This past week I had the pleasure and honor of participating in the Next American City's Urban Vanguard conference. Held in Washington DC, the event brought 35 young urban leaders together from a wide variety of backgrounds. The magazine--one of my favorites--did an outstanding job organizing and running the two-day blitz of tours, events, networking opportunities, and intimate conference sessions. In an effort to keep this brief, I have outlined three highlights from the second day of the conference.
Afer formally presenting our own work to fellow Vanguards, Harriet Tregoning's keynote address provided all attendees with an opportunity to hear the latest from a smart growth luminary. From abolishing parking minimums to expanding the city's bicycle and transit network,Tregoning energetically shared the work she is undertaking as Washington DC's Director of Planning. Attendees seemed just as impressed with her engaging presentation style as they were with the progressive moves she is making to create a better and more sustainable city--one that may serve as a model for our whole country. What is more, Tregoning arrived at the event by bicycle, which may be the fastest way to impress this blogger. After all, not every urbanist walks the walk...
After the presentation, Tregoning fielded tough topical questions on diverse issues like removing the city's federally imposed height limit and the supposed dearth of excellent modern architecture in the city's largely historic core. Her response to the former cited the impressive amount of development the city can still absorb without building an inch higher. In answering the latter, she admitted that some better design could occur, but reasoned that DC is not exactly a 'starchitect' type of town. Both debates, as you can imagine, could not be settled in a mere afternoon.
Following the keynote, Vanguard attendees broke into three groups to exchange ideas loosely related to our areas of expertise: Public involvement, transportation, and land use. Great discussion was generated amongst the architects, planners, politicians, writers, policy wonks, and advocates in the room. Indeed, it's rare to have the chance to speak to so many bright people across disciplines at once, and its instructive to learn how a generally likeminded group of urbanists can see a single issue through so many different lenses.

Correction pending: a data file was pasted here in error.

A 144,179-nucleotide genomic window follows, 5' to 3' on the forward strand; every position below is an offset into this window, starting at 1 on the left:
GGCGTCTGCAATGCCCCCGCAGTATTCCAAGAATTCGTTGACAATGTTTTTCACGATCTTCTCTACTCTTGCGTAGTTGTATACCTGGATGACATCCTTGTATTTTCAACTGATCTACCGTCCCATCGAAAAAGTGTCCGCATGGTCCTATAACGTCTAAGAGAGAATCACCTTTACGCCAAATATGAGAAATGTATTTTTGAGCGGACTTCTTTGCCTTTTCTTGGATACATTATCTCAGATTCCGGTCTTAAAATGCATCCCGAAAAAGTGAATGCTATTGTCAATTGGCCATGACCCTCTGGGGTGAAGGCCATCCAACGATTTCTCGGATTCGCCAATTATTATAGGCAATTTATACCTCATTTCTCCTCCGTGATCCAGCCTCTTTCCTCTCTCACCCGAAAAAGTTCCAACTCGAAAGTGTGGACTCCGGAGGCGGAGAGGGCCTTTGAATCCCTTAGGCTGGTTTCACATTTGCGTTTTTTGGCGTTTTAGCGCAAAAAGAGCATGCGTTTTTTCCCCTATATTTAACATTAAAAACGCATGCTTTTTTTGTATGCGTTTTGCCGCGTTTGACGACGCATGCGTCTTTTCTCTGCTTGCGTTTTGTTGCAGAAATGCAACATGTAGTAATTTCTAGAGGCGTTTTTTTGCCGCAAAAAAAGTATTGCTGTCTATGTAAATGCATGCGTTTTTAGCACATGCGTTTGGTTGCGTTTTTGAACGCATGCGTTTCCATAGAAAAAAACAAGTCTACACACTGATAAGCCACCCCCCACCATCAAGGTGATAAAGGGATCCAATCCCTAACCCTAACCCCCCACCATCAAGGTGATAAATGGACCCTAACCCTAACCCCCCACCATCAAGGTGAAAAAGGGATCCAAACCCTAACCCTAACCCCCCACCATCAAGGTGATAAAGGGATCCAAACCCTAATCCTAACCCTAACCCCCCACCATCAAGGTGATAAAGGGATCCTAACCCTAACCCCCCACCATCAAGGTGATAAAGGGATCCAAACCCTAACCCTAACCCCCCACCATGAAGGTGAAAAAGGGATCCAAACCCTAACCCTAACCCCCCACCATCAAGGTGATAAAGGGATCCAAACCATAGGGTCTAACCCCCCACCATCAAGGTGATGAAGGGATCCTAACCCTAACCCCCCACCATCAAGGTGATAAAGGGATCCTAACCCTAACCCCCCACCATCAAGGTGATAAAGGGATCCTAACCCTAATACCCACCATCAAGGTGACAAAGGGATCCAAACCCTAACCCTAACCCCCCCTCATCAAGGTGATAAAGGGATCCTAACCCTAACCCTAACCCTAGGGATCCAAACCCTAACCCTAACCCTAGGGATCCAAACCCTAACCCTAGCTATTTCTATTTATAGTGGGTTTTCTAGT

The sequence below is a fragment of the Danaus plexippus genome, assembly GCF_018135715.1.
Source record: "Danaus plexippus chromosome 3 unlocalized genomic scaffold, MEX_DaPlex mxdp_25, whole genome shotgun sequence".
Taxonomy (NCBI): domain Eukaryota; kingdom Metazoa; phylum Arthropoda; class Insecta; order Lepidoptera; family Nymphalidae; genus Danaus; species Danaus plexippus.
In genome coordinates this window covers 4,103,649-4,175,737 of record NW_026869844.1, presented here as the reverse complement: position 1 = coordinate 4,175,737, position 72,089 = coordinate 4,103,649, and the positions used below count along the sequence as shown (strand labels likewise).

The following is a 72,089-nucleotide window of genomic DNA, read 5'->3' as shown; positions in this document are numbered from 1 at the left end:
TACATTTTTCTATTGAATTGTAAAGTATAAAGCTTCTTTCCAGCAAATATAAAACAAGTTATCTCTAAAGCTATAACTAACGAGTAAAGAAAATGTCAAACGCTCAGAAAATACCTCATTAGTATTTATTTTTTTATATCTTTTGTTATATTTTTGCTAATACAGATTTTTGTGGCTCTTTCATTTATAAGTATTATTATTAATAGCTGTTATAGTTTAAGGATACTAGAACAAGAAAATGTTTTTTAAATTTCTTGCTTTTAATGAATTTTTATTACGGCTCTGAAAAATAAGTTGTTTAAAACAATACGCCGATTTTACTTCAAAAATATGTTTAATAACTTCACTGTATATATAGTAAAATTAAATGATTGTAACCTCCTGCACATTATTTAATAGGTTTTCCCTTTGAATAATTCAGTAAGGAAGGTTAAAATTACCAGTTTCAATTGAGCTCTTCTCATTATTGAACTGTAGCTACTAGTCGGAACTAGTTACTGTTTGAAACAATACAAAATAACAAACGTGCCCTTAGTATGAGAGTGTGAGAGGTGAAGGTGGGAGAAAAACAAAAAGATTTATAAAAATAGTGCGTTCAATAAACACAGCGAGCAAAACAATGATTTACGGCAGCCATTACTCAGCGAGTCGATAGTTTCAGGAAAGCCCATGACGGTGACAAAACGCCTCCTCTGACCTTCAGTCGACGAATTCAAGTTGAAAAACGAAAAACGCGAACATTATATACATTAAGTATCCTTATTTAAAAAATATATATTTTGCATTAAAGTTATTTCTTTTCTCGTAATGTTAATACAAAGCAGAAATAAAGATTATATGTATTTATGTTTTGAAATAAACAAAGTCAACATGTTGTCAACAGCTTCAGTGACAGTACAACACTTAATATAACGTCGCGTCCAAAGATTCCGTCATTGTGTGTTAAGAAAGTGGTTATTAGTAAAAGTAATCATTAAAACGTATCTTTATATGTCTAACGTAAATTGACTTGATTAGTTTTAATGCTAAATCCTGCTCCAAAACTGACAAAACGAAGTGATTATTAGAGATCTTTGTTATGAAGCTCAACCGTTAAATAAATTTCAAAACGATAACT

Later that evening, the Next American City's monthly Urban Nexus event brought DC's most well-known bloggers together to discuss the role of blogging and its ability or inability to spur debate, increase public involvement, and create physical and policy change. The impressive roundtable included, amongst others, David Alpert from Greater, Greater Washington, Matthew Yglesias of Think Progress, and Ben Adler who is a Next American City Fellow and contributor to Politico.Many individual experiences and opinions were bandied about, including thoughts on the limitations of online media and social networking. However, in the end it seemed most panelists shared personal anectodes explaining how harnessing web 2.0 technology is helping them create change, or in the least, build awareness and opportunities for civic engagement. This was noted to be especially important in the face of the shrinking print media industry that often fails to cover local "hot button" issues with any sort of regularity or journalistic acumen.
While it is not quite clear how the Vanguard will be involved with the Next American City in the coming year--dozens of ideas were discussed and a draft manifesto was created--it is clear that we will all work with the good folks at the magazine to help them advance the discussions surrounding the 21st century American city. And as exciting as that is, I am already looking beyond the next year with anticipation, as collaborating and following my fellow Vanguards long into the future promises to be as inspiring as it was to learn about the accomplishments that brought them to Washington DC in the first place.